Private Joseph Hammond, a 95-year-old Ghanaian World War Two veteran, is to be honoured by Queen Elizabeth II for his fundraising efforts.
Private Joseph Hammond walked two miles (3.2km) a day for a week in May, raising $35,000 for frontline health workers and veterans in Africa.
“I was overwhelmed and filled with joy,” he said on hearing he was to get a Commonwealth Point of Light award.
He said he had been inspired by fellow veteran Capt Tom Moore, who raised more than £32m in the UK to fight Covid-19.
Capt Moore completed 100 laps of his garden in the run-up to his 100th birthday in April 2020 for NHS charities.
This prompted Pte Hammond to start his own campaign to raise money to buy personal protection equipment (PPE) for health workers and to protect vulnerable veterans on the African continent.
He started each day’s walk in the capital, Accra, early in the morning so he could complete his two miles before the heat and humidity of the day peaked.
He wanted to raise about $600,000 in total, so the former Ghanaian soldier, who like Capt Moore fought in Burma, hopes donations will continue to be made.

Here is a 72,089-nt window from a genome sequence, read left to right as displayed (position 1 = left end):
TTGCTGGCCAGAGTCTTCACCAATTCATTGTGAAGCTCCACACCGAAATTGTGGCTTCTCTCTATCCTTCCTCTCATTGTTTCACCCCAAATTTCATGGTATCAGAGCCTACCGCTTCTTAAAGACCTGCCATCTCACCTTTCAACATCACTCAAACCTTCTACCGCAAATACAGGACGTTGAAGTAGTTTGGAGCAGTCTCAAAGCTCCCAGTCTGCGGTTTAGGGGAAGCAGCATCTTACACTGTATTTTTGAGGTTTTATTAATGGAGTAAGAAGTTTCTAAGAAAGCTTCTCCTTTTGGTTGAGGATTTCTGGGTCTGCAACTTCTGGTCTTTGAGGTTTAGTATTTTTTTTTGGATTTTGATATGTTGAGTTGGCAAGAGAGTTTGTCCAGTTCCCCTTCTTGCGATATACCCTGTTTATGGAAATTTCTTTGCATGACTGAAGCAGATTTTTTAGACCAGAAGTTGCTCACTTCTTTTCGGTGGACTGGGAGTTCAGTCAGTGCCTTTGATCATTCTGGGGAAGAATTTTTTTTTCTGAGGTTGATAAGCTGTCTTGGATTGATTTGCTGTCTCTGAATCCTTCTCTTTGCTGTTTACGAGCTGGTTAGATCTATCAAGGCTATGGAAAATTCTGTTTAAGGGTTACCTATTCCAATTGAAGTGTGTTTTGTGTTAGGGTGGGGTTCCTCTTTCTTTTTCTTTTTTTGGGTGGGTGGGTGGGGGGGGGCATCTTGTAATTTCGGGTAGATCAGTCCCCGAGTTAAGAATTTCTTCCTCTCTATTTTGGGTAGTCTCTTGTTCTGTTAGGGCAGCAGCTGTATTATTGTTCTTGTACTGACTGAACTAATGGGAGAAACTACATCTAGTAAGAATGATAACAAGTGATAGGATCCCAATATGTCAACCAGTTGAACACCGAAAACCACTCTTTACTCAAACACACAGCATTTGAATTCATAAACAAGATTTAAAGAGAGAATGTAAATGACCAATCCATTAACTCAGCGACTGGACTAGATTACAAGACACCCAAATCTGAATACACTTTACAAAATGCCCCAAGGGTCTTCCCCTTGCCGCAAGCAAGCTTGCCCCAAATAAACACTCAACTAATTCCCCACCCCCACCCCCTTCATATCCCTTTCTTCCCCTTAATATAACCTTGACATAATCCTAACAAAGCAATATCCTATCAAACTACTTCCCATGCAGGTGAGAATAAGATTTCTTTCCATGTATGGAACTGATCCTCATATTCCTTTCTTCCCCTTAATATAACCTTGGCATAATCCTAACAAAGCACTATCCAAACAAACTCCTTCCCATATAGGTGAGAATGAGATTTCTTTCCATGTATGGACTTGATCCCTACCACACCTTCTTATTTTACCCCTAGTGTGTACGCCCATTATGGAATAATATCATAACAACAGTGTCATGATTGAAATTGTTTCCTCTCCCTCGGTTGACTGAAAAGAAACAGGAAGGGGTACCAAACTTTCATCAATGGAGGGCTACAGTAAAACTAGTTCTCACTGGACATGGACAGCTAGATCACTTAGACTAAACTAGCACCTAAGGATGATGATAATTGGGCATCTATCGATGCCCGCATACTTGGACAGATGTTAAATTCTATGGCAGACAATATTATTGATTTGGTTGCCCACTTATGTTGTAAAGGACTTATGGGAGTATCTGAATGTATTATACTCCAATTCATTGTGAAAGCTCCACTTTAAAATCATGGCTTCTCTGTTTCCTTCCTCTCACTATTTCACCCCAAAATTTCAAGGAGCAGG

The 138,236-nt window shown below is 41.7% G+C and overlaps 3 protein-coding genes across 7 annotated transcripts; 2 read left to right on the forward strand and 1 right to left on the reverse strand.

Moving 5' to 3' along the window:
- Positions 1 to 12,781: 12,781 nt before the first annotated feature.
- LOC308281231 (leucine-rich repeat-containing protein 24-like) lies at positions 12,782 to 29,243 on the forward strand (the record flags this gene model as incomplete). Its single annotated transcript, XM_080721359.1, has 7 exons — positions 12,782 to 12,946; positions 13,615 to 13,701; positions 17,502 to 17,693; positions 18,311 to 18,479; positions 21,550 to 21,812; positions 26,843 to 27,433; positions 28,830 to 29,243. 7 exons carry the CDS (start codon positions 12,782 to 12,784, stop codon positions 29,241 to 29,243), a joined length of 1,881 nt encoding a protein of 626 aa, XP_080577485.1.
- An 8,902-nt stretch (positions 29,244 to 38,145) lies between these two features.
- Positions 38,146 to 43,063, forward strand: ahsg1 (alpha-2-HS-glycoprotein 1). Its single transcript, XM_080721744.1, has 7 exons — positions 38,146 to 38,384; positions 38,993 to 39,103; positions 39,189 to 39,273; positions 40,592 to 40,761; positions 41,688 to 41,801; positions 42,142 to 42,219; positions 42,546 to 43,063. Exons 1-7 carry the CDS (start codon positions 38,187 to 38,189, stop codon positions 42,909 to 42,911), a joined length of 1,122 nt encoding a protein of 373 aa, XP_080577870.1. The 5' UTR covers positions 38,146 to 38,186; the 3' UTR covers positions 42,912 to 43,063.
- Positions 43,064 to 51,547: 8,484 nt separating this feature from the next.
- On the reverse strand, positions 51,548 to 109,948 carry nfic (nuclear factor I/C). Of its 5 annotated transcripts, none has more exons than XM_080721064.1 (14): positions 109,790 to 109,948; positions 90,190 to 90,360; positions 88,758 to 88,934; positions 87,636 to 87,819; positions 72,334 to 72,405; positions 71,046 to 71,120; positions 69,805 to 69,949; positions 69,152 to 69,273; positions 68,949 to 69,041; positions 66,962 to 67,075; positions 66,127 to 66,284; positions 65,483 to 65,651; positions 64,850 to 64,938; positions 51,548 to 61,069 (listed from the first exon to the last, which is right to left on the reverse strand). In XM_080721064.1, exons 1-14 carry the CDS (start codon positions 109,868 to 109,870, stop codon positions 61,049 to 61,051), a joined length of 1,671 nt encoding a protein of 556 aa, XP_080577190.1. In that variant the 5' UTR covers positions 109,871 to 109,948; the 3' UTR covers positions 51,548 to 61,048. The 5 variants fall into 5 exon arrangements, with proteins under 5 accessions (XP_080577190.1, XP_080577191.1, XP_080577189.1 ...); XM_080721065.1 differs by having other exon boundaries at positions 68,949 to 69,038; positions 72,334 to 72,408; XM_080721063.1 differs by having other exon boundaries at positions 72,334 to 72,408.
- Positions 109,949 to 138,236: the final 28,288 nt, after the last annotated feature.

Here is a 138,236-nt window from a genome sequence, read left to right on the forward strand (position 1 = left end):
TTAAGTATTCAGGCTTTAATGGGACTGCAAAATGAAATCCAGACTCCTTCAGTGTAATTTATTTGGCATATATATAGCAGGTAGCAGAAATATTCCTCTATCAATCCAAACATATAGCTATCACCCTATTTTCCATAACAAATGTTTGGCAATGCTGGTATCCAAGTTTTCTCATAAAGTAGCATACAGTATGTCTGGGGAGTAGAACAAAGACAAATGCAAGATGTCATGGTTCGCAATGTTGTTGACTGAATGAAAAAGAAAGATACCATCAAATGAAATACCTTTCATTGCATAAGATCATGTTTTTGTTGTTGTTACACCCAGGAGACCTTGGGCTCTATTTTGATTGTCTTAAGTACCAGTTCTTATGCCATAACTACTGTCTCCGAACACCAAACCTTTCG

Pte Hammond, who was drafted into the Royal West African Frontier Force at the age 16, will receive the award at the UK High Commission in Accra at a date still to be decided.
Earlier this month, he had received a letter from Prince Harry, the Queen’s grandson, commending him on his walk.
Pte Hammond had met Prince Harry, who works to support veterans, during an event at the Field of Remembrance in the grounds of Westminster Abbey in London last year.
Three years after the end of World War Two, Ghana, then the Gold Coast, was rocked by riots following the killing of three Ghanaian veterans who had been demanding compensation for their service during the conflict.
It became a milestone in Ghana’s struggle for independence from the UK, which was achieved in 1957.
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